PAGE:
Protesters Denounce Brooklyn Yeshiva For Employing Alleged Child Abusers
By Emma Whitford
March 21, 2016
Photo by Emma Whitford
Photo by Emma Whitford
A small group of protesters gathered on Eastern Parkway in Crown Heights on Sunday to denounce the longtime employment of allegedly abusive teachers at Oholei Torah, one of the largest and most prestigious boys yeshivas in Brooklyn's Chabad network. The protesters—including members of the Lubavitch community, survivors, and alumni—held signs that read "What would the Rebbe say?" and "Abuse isn't chinuch [education]." A row of strategically-parked yellow school buses blocked them from the yeshiva's front entrance, where parents, teachers and rabbis ducked through the light snow into Oholei Torah's annual gala dinner.
"The culture of violence is being celebrated tonight," said Chaim Levin, an alumnus of the school and a survivor of sexual abuse. Earlier this month, Newsweek published a lengthy investigation into physical and sexual abuse across Brooklyn's Chabad yeshiva network. Victims, Levin among them, accused Oholei Torah's longtime principal, Rabbi Hershel Lustig, of deftly covering up child abuse and employing two known abusers.
In 2013, Rabbi Velvel Karp allegedly tossed a student so hard into a pane of glass that the child sustained a concussion. Multiple alumni told Newsweek that Karp often hit his students across the face, and even hung boys out of his fourth-floor classroom window by their shirts.
Another current teacher, Rabbi Menachem Mendel Zalmanov, allegedly hit a student so hard that the boy slammed into a closet, smacking his head on hardwood. According to the boy's mother, Zalmanov showed little remorse. "For chutzpah [impudence], I patsh [smack]," he allegedly said.
The Brooklyn DA's office launched an investigation into the glass pane incident, and the detective on the case later told Newsweek that "an extensive investigation was conducted, but no one wanted to talk." Oholei Torah countered that it cooperated fully.
Traditional Jewish law prohibits mesirah, or bringing allegations against other Jews to secular authorities. The Crown Heights rabbinical court officially exempted allegations of sexual assault in 2011 (according to the ruling, "one is forbidden to remain silent in such situations"), but some participants in Sunday's rally said that fear still plays a significant role in compelling parents and community members to keep quiet.
"It's not just this school," said 41-year-old Shula Haber, a Lubavitch single mother. "I know there are a lot of people who wish they could be here, but they're afraid." Haber recently pulled her 9-year-old son from another Lubovitch school in Brooklyn.
Only one current Oholei Torah parent attended Sunday's protest, and she asked to remain anonymous for fear that her sons, ages 11 and 12, could suffer retribution. "I'm not against the school. I'm against the teachers who shouldn't be here," she said. "At the very least I would hope that the principal would come out and apologize." She added that she believes it is the parents' responsibility to demand accountability. "I would hope more of them would want accountability, but I don't see other parents here."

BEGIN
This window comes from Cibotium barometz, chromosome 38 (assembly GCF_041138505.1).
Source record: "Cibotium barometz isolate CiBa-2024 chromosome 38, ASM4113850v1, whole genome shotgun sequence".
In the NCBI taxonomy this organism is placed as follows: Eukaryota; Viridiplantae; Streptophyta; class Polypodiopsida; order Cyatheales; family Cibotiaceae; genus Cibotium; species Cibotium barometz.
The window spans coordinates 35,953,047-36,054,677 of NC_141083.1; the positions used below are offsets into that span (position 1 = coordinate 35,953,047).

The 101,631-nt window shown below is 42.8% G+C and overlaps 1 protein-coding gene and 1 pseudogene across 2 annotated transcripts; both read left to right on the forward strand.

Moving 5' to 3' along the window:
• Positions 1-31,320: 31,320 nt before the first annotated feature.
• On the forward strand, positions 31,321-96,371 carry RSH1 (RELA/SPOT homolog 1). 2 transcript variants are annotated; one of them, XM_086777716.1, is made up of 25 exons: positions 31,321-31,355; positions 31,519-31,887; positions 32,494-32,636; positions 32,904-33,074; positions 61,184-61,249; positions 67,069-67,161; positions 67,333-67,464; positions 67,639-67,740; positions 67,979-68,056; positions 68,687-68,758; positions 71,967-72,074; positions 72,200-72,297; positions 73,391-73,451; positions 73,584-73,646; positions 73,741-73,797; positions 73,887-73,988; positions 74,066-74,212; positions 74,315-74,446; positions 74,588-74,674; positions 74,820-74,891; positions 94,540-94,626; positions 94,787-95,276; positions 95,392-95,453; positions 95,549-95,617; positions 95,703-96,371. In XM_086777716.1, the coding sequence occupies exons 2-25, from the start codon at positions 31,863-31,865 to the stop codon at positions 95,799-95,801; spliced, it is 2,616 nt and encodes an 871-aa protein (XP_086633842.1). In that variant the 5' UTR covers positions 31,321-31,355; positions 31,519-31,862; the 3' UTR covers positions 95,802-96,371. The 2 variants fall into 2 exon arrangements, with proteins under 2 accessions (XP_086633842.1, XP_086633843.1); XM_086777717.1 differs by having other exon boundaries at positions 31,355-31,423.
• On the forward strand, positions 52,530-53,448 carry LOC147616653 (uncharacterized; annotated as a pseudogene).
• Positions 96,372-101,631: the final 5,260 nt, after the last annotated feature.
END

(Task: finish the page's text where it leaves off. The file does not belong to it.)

"Many teachers are really wonderful, but it doesn't excuse everything else," she added.
In an e-mail forwarded to Gothamist, Rabbi Nochem Kaplan of the Merkos Chinuch Office, which trains teachers and sets guidelines for yeshivas within the Chabad-Lubavitch network, denied responsibility for Oholei Torah. "The Merkos Chinuch Office has published a child Safety Code which all mosdos [schools] are expected to adopt," he wrote. "We take no position regarding individual [schools] and how they implement the code."
Oholei Torah issued its own statement to the Jewish news outlet The Forward soon after the Newsweek piece was published. "We follow the guidelines of... the Chabad education arm," wrote Rabbi Lustig. "Those guidelines are in line with the law."
The school also sent a letter to parents, outlining safety precautions—every classroom door has a window, for example, and every teacher is required to sign a contract listing safety rules. "[We] categorically assure you that there is absolutely no abuse taking place at Oholei Torah that we know of," it reads.
As darkness fell, one couple crossed the barricade of school buses and joined the protesters. The man wore a blue suit, and his wife held a glass of wine. Speaking under the condition of anonymity because of their involvement in the school community, they defended Oholei Torah. "Any school has a few bad apples," the woman said. "We're talking about a few people in a school of 1,800 students." She added that the school could not fire teachers without solid evidence, but conceded that some parents might feel "scared to come forward."
The husband, 35, attended Oholei Torah as a child. "I was hit by my teachers in this school," he said. "I saw teachers pull down boys' pants and spank them until their bottoms were swollen." He said that he sends his sons, ages 5 and 8, to Oholei Torah for the elite religious education. "I would not put my child in a class with an abuser," he said. "Most of the school is good."
Oholei Torah did not immediately respond to a request for comment about last night's action.